The health information contained herein is provided for educational purposes only and is not intended to replace discussions with a healthcare professional. All decisions regarding patient care must be made with a healthcare professional, considering the unique characteristics of each patient.

How can an oral medication be effective for a vaginal condition?

Although Diflucan is taken orally, Diflucan penetrates deep into the vaginal tissue for up to 3 days fighting the infection. Once you take it, you will probably feel the onset of symptom relief within 24 hours (range: 1 hour to 9 days). For some women, it may take longer than 24 hours for symptom relief to begin. If your symptoms have not improved within 3 to 5 days, you should call your doctor.

Is Diflucan safe?

Diflucan has a well-established safety record. In a study of 448 women who took a single dose of Diflucan, the side effects experienced were mild to moderate in nature, the most common being headache (13%), nausea (7%), and abdominal pain (6%). With Diflucan, there is an increased risk of side effects compared with creams so you should talk to your doctor.

To find out more about Diflucan, please see our product information. No matter what type of treatment you use for a vaginal yeast infection, make sure to tell your doctor or other healthcare professional about any side effects you experience.

How can an oral medication be effective on a vaginal condition?

Although Diflucan is taken orally, Diflucan penetrates deep into the vaginal tissue for up to 3 days fighting the infection. Once you take it, you will probably feel the onset of symptom relief within 24 hours (range: 1 hour to 9 days). For some women, it may take longer than 24 hours for symptom relief to begin. If your symptoms have not improved within 3 to 5 days, you should call your doctor.

How effective is Diflucan?

Diflucan is as effective as Monistat® 7 — and it’s 1 pill, 1 time, and no mess. Even though Diflucan is taken orally, Diflucan can penetrate deep into the vaginal tissue. Once you take it, you will probably feel the onset of symptom relief within 24 hours (range: 1 hour to 9 days). However, Diflucan will remain in the vaginal tissue for up to 3 days fighting the infection. For some women, it may take longer than 24 hours for symptom relief to begin and may take as long as 9 days. If your symptoms have not improved within 3 to 5 days, you should call your doctor.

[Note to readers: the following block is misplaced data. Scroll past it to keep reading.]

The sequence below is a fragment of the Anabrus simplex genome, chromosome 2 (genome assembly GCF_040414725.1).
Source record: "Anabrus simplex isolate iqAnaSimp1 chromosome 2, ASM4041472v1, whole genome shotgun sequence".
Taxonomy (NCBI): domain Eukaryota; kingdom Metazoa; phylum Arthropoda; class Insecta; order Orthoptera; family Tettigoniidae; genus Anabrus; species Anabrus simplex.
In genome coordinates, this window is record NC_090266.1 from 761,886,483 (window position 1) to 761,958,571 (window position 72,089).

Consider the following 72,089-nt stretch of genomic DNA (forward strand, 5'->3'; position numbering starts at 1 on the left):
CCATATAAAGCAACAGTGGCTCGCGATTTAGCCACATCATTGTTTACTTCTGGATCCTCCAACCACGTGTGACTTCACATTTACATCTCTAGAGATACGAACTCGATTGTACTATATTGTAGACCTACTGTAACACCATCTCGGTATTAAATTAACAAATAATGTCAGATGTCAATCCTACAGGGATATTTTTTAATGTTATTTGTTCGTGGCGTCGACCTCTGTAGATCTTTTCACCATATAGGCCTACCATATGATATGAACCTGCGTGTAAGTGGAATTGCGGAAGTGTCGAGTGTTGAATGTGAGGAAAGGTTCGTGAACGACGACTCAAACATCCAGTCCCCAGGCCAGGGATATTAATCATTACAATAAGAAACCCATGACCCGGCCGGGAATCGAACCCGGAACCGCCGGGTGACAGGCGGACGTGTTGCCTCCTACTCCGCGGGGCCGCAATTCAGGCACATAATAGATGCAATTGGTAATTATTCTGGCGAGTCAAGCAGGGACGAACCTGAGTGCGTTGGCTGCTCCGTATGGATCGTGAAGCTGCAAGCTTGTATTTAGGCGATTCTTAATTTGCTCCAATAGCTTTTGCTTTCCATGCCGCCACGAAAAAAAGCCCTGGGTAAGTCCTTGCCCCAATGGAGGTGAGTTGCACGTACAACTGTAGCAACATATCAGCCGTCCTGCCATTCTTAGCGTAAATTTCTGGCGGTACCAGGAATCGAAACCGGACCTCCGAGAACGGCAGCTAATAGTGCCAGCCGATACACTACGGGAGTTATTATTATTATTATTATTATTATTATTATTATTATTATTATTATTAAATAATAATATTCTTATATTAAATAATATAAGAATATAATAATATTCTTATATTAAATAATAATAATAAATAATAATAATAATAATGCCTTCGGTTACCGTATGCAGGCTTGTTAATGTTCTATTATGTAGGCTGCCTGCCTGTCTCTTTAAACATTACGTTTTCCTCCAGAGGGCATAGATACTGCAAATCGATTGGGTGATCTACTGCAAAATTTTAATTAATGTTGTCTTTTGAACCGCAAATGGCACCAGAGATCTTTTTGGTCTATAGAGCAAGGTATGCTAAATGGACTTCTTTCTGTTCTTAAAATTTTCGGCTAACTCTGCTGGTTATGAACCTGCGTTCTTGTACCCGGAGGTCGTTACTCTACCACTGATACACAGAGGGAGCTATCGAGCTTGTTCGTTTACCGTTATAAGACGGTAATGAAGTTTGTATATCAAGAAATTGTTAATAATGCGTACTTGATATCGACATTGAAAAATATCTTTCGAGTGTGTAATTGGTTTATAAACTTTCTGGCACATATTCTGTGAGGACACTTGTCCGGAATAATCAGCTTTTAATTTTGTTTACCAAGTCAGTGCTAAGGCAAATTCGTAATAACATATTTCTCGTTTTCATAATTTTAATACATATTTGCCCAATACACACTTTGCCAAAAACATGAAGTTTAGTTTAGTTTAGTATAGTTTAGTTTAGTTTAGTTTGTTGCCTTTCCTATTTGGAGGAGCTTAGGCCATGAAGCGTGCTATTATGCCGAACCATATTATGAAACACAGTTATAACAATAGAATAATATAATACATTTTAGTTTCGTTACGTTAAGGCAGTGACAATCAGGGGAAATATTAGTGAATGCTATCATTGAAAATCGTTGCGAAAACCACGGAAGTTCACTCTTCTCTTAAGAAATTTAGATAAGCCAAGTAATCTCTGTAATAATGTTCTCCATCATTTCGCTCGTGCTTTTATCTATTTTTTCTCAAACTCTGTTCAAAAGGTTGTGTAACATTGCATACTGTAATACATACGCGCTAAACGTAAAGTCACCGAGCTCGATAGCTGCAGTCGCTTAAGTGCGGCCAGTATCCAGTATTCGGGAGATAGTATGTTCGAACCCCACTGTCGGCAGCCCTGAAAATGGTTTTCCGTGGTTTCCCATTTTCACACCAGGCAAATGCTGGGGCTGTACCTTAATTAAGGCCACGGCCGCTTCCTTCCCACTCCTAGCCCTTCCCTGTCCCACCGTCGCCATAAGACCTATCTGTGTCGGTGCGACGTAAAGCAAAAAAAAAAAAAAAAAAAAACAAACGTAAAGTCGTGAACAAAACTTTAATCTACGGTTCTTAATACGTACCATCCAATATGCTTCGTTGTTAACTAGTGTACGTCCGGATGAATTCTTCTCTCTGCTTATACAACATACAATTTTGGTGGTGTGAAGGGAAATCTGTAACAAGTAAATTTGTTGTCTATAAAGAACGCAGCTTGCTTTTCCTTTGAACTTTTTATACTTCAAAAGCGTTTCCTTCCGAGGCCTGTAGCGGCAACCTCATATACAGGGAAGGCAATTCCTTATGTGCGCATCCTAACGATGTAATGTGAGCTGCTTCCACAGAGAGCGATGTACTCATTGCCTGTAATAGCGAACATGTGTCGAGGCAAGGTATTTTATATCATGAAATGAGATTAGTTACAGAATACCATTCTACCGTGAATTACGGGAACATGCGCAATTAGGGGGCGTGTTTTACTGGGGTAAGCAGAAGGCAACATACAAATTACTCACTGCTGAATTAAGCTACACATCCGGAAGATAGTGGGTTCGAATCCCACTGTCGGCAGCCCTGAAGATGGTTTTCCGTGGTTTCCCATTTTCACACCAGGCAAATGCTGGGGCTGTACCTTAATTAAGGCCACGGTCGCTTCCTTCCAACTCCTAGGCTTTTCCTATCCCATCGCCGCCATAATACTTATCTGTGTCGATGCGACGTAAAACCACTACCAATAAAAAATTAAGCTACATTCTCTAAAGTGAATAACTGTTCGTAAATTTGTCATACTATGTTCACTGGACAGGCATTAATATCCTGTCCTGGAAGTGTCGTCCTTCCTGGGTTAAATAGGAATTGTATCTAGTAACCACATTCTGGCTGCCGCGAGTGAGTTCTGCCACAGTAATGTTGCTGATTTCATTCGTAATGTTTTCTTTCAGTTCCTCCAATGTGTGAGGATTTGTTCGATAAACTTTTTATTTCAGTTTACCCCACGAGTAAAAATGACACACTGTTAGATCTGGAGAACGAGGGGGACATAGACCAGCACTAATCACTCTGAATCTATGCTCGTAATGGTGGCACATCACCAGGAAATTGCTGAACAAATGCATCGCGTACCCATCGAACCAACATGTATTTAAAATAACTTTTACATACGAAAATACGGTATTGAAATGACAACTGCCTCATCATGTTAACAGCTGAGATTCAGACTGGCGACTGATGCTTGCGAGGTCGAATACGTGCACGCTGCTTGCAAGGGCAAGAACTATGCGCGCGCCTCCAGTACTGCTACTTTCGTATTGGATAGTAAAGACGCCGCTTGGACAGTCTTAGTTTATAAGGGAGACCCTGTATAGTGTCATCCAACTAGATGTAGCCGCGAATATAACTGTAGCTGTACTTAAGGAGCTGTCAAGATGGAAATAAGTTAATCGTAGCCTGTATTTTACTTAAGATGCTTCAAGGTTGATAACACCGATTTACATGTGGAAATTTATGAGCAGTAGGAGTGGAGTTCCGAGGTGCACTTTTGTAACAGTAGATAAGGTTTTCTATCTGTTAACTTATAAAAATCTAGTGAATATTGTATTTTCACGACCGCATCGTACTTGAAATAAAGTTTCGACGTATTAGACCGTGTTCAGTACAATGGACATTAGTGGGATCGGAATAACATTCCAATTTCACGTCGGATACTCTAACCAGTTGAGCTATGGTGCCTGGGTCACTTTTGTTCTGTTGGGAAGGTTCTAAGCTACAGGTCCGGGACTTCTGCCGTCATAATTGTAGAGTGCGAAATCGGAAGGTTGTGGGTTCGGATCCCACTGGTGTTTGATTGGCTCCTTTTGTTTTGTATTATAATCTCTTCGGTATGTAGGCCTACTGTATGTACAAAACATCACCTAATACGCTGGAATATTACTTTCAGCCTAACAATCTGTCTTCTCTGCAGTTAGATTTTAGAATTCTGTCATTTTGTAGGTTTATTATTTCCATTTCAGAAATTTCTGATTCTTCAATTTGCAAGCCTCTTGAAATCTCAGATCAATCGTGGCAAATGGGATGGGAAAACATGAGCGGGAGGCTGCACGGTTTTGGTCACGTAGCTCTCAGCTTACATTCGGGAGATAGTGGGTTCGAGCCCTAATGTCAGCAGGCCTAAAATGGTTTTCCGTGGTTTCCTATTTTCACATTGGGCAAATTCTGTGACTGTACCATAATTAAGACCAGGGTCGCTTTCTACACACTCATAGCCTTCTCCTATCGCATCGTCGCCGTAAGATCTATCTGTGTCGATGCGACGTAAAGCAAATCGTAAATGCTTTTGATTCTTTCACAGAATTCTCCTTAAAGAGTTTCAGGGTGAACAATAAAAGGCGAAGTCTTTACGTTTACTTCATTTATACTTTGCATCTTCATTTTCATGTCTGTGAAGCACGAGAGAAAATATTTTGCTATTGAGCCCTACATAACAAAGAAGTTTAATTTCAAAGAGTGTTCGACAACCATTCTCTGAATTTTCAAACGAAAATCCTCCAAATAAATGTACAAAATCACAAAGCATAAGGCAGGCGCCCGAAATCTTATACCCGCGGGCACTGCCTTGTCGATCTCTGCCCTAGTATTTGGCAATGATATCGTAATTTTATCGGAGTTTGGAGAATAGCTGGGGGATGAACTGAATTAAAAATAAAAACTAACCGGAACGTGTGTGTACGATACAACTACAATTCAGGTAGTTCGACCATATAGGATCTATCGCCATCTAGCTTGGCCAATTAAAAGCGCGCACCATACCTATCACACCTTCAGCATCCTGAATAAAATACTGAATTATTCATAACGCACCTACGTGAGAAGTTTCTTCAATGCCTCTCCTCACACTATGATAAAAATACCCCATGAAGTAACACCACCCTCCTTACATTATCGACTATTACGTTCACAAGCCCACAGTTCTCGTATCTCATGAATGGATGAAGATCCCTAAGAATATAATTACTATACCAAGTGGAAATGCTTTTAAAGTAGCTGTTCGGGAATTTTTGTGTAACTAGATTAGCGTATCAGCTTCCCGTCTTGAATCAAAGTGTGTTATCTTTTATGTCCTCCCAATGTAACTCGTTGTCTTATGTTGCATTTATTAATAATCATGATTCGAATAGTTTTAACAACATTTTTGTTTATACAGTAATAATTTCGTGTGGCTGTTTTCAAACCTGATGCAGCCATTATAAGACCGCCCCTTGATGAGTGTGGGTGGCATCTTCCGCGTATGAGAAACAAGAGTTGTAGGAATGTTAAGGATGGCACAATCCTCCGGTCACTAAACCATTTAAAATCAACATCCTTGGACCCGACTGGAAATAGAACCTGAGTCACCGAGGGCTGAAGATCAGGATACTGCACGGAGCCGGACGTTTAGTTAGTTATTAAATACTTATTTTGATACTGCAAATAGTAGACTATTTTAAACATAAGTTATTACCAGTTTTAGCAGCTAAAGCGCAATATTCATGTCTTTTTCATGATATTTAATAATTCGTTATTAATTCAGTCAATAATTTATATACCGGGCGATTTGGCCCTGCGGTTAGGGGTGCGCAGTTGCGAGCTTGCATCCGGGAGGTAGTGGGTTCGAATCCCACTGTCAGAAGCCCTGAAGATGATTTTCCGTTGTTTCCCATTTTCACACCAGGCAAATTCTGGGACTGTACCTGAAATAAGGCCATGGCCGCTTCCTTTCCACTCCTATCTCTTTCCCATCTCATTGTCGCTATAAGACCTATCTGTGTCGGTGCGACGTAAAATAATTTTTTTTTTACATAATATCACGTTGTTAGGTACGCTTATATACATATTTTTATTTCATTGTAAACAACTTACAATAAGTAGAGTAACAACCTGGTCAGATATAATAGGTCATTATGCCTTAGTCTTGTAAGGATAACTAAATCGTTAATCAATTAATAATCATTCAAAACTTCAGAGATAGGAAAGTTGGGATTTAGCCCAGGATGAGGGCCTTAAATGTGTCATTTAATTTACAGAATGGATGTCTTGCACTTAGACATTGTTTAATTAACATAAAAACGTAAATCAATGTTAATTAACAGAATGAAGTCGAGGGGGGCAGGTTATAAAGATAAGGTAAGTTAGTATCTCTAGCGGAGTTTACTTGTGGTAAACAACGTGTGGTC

Do most women prefer Diflucan or creams?

A survey conducted of women who tried both Diflucan and vaginally inserted treatments showed that 9 out of 10 (n=120/134) preferred Diflucan. And, since Diflucan was approved for the treatment of vaginal yeast infections, it’s been prescribed more than 36 million times. Diflucan is the #1 doctor-prescribed yeast infection medication. So when your doctor prescribes Diflucan, you can feel confident that you are getting a treatment he or she believes in.

Why did I get a yeast infection?

It’s not certain why some women get vaginal yeast infections and others don’t. Certain risk factors — which may include taking antibiotics, using oral contraceptives, and having uncontrolled diabetes — may contribute to creating an imbalance in the vaginal environment. When that happens, there can be an overgrowth of Candida, a yeast that is normally a harmless part of the vaginal environment. The overgrowth of Candida can lead to a vaginal yeast infection.